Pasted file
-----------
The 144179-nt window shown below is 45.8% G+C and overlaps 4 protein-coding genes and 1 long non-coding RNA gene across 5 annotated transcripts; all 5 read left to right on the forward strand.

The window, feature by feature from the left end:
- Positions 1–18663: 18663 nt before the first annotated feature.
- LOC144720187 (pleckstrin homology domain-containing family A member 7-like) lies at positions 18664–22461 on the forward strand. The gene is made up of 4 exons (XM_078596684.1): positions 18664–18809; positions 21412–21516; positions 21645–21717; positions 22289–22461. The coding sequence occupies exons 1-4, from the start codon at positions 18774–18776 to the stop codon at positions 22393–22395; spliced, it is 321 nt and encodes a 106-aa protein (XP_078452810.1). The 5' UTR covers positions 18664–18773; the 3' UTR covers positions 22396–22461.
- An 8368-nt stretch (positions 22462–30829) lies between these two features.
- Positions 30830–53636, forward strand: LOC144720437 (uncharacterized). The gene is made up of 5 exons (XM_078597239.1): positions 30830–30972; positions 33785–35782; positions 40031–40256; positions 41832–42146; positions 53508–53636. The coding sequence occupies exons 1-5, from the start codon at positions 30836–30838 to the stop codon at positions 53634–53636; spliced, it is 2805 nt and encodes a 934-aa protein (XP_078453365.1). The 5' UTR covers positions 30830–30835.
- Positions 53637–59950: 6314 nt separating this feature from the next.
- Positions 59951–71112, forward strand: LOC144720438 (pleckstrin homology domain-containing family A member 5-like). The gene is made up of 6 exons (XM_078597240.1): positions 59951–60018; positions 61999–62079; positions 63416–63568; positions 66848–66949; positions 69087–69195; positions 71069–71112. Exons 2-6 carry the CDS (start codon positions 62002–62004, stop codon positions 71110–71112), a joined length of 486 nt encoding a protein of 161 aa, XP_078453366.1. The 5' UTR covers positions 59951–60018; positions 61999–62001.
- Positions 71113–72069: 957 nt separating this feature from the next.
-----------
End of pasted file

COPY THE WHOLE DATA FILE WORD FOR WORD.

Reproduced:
The 144179-nt window shown below is 45.8% G+C and overlaps 4 protein-coding genes and 1 long non-coding RNA gene across 5 annotated transcripts; all 5 read left to right on the forward strand.

The window, feature by feature from the left end:
- Positions 1–18663: 18663 nt before the first annotated feature.
- LOC144720187 (pleckstrin homology domain-containing family A member 7-like) lies at positions 18664–22461 on the forward strand. The gene is made up of 4 exons (XM_078596684.1): positions 18664–18809; positions 21412–21516; positions 21645–21717; positions 22289–22461. The coding sequence occupies exons 1-4, from the start codon at positions 18774–18776 to the stop codon at positions 22393–22395; spliced, it is 321 nt and encodes a 106-aa protein (XP_078452810.1). The 5' UTR covers positions 18664–18773; the 3' UTR covers positions 22396–22461.
- An 8368-nt stretch (positions 22462–30829) lies between these two features.
- Positions 30830–53636, forward strand: LOC144720437 (uncharacterized). The gene is made up of 5 exons (XM_078597239.1): positions 30830–30972; positions 33785–35782; positions 40031–40256; positions 41832–42146; positions 53508–53636. The coding sequence occupies exons 1-5, from the start codon at positions 30836–30838 to the stop codon at positions 53634–53636; spliced, it is 2805 nt and encodes a 934-aa protein (XP_078453365.1). The 5' UTR covers positions 30830–30835.
- Positions 53637–59950: 6314 nt separating this feature from the next.
- Positions 59951–71112, forward strand: LOC144720438 (pleckstrin homology domain-containing family A member 5-like). The gene is made up of 6 exons (XM_078597240.1): positions 59951–60018; positions 61999–62079; positions 63416–63568; positions 66848–66949; positions 69087–69195; positions 71069–71112. Exons 2-6 carry the CDS (start codon positions 62002–62004, stop codon positions 71110–71112), a joined length of 486 nt encoding a protein of 161 aa, XP_078453366.1. The 5' UTR covers positions 59951–60018; positions 61999–62001.
- Positions 71113–72069: 957 nt separating this feature from the next.